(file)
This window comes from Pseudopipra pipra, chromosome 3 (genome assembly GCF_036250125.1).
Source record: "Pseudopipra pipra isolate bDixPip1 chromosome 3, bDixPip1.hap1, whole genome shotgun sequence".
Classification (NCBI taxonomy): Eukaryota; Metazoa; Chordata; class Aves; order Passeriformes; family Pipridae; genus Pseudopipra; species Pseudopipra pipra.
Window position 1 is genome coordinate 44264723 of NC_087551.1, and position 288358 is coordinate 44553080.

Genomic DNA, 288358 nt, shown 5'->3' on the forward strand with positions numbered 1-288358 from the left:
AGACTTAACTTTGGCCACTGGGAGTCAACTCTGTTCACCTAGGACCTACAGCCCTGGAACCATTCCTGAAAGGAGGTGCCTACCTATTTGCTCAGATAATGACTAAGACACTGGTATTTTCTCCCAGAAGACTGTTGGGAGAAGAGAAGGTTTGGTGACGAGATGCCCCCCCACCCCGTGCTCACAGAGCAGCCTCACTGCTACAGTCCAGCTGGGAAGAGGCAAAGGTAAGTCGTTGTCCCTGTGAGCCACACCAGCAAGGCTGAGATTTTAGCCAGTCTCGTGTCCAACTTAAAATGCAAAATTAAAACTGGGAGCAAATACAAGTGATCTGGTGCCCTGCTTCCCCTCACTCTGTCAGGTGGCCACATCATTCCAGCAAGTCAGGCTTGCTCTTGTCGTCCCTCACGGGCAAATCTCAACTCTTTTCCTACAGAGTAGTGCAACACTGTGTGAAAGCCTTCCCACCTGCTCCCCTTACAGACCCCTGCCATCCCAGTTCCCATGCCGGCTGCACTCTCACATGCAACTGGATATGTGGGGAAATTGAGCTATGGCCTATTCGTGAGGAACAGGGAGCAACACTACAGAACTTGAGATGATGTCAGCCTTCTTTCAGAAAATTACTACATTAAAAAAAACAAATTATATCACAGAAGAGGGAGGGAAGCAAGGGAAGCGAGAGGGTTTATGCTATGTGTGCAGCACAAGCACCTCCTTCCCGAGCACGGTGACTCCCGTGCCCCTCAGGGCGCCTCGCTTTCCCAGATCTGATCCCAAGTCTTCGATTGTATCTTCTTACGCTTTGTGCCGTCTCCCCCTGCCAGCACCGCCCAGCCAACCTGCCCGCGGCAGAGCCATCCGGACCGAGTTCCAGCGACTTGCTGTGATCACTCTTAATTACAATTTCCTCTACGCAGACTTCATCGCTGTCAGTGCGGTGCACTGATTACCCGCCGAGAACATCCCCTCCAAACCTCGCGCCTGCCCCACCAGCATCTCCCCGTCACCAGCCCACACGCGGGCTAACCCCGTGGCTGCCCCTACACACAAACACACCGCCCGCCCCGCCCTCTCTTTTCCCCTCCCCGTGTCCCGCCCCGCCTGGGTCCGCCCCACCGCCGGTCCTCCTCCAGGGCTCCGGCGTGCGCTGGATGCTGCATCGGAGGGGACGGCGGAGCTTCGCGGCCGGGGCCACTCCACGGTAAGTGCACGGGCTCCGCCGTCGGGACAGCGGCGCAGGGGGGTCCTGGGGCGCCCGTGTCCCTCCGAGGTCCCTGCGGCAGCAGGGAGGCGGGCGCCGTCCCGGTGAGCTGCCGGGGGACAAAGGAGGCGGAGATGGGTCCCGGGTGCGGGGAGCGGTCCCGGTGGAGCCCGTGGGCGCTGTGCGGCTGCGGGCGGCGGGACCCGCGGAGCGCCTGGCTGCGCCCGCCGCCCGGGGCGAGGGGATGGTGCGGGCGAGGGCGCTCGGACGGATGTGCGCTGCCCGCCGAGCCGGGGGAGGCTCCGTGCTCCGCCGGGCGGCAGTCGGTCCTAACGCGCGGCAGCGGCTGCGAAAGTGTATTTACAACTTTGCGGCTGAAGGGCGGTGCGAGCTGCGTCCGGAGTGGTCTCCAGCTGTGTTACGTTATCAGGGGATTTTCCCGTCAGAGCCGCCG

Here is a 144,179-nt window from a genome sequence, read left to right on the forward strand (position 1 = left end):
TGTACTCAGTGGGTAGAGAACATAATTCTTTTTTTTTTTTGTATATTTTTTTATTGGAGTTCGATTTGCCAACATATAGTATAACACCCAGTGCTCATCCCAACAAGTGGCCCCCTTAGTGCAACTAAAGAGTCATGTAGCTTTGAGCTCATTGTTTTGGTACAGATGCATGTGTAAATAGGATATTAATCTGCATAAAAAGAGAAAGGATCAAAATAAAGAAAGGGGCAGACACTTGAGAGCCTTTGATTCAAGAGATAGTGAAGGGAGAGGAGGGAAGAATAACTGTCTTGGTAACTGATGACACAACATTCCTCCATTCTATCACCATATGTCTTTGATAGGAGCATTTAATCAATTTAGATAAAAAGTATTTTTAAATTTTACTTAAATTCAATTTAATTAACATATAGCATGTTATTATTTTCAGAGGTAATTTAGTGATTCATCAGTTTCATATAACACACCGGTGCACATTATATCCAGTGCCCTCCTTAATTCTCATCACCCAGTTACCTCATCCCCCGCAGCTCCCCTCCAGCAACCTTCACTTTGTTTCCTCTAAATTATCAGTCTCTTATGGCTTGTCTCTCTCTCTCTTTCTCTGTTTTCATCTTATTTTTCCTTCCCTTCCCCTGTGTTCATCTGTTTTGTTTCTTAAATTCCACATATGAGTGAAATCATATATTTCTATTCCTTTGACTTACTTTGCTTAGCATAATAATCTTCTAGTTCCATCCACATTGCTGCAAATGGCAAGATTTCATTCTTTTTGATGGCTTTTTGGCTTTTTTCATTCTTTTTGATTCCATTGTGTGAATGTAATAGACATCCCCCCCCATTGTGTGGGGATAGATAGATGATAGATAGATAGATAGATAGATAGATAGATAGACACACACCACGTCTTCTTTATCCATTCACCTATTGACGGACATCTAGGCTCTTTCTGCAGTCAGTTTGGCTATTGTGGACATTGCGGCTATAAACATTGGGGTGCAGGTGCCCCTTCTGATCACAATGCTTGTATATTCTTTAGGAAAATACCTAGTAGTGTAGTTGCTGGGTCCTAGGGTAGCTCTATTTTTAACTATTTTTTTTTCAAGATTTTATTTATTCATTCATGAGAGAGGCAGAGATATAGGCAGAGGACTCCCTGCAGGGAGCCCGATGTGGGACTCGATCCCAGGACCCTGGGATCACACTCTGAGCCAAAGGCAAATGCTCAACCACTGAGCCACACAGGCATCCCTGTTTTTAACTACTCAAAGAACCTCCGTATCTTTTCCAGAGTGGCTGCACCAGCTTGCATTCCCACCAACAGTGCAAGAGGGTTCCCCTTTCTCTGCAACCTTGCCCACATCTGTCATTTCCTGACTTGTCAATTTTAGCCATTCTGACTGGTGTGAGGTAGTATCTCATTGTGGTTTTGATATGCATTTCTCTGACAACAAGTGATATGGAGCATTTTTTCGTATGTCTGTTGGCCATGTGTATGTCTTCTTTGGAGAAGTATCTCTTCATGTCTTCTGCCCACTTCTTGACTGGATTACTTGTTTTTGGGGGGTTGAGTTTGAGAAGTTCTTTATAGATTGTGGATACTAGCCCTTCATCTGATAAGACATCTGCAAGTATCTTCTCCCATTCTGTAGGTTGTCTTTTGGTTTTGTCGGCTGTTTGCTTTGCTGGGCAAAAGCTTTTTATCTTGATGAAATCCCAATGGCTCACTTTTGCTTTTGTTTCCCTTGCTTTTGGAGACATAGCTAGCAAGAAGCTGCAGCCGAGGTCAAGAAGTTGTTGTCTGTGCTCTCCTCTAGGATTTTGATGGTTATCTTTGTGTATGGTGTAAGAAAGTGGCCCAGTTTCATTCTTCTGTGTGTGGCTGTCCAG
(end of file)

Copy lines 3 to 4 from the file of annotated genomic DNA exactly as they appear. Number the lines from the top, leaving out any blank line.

Classification (NCBI taxonomy): Eukaryota; Metazoa; Chordata; class Aves; order Passeriformes; family Pipridae; genus Pseudopipra; species Pseudopipra pipra.
Window position 1 is genome coordinate 44264723 of NC_087551.1, and position 288358 is coordinate 44553080.